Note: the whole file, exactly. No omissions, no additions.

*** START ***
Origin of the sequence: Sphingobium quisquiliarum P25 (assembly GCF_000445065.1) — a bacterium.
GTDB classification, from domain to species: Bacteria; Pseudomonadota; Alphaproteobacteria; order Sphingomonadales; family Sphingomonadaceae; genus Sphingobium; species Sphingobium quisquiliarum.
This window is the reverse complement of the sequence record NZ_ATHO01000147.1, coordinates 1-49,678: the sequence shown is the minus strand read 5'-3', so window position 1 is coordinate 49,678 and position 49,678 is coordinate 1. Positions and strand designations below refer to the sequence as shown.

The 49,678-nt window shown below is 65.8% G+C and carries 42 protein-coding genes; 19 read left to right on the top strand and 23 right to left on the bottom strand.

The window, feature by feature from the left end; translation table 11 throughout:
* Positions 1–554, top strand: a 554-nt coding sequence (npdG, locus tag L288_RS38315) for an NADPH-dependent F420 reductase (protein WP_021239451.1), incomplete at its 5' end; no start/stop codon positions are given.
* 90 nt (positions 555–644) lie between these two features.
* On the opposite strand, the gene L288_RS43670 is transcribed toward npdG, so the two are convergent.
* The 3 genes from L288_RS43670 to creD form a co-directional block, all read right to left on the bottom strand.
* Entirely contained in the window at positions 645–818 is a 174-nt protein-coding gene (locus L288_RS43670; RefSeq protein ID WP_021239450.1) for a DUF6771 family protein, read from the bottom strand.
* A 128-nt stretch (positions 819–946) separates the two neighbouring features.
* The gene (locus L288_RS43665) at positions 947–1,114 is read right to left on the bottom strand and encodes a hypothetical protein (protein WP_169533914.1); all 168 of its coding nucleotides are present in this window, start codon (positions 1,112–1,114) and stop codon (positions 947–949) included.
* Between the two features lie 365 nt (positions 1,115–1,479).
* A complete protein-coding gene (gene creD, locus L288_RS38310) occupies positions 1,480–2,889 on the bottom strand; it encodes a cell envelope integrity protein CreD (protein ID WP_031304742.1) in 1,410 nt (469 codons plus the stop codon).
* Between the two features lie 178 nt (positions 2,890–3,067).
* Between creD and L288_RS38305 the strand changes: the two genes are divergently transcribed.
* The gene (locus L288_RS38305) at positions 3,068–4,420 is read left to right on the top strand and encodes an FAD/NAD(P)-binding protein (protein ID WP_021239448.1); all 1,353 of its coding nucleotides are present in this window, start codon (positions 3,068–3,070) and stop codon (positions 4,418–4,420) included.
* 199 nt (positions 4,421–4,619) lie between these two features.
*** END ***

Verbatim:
Origin of the sequence: Sphingobium quisquiliarum P25 (assembly GCF_000445065.1) — a bacterium.
GTDB classification, from domain to species: Bacteria; Pseudomonadota; Alphaproteobacteria; order Sphingomonadales; family Sphingomonadaceae; genus Sphingobium; species Sphingobium quisquiliarum.
This window is the reverse complement of the sequence record NZ_ATHO01000147.1, coordinates 1-49,678: the sequence shown is the minus strand read 5'-3', so window position 1 is coordinate 49,678 and position 49,678 is coordinate 1. Positions and strand designations below refer to the sequence as shown.

The 49,678-nt window shown below is 65.8% G+C and carries 42 protein-coding genes; 19 read left to right on the top strand and 23 right to left on the bottom strand.

The window, feature by feature from the left end; translation table 11 throughout:
* Positions 1–554, top strand: a 554-nt coding sequence (npdG, locus tag L288_RS38315) for an NADPH-dependent F420 reductase (protein WP_021239451.1), incomplete at its 5' end; no start/stop codon positions are given.
* 90 nt (positions 555–644) lie between these two features.
* On the opposite strand, the gene L288_RS43670 is transcribed toward npdG, so the two are convergent.
* The 3 genes from L288_RS43670 to creD form a co-directional block, all read right to left on the bottom strand.
* Entirely contained in the window at positions 645–818 is a 174-nt protein-coding gene (locus L288_RS43670; RefSeq protein ID WP_021239450.1) for a DUF6771 family protein, read from the bottom strand.
* A 128-nt stretch (positions 819–946) separates the two neighbouring features.
* The gene (locus L288_RS43665) at positions 947–1,114 is read right to left on the bottom strand and encodes a hypothetical protein (protein WP_169533914.1); all 168 of its coding nucleotides are present in this window, start codon (positions 1,112–1,114) and stop codon (positions 947–949) included.
* Between the two features lie 365 nt (positions 1,115–1,479).
* A complete protein-coding gene (gene creD, locus L288_RS38310) occupies positions 1,480–2,889 on the bottom strand; it encodes a cell envelope integrity protein CreD (protein ID WP_031304742.1) in 1,410 nt (469 codons plus the stop codon).
* Between the two features lie 178 nt (positions 2,890–3,067).
* Between creD and L288_RS38305 the strand changes: the two genes are divergently transcribed.
* The gene (locus L288_RS38305) at positions 3,068–4,420 is read left to right on the top strand and encodes an FAD/NAD(P)-binding protein (protein ID WP_021239448.1); all 1,353 of its coding nucleotides are present in this window, start codon (positions 3,068–3,070) and stop codon (positions 4,418–4,420) included.
* 199 nt (positions 4,421–4,619) lie between these two features.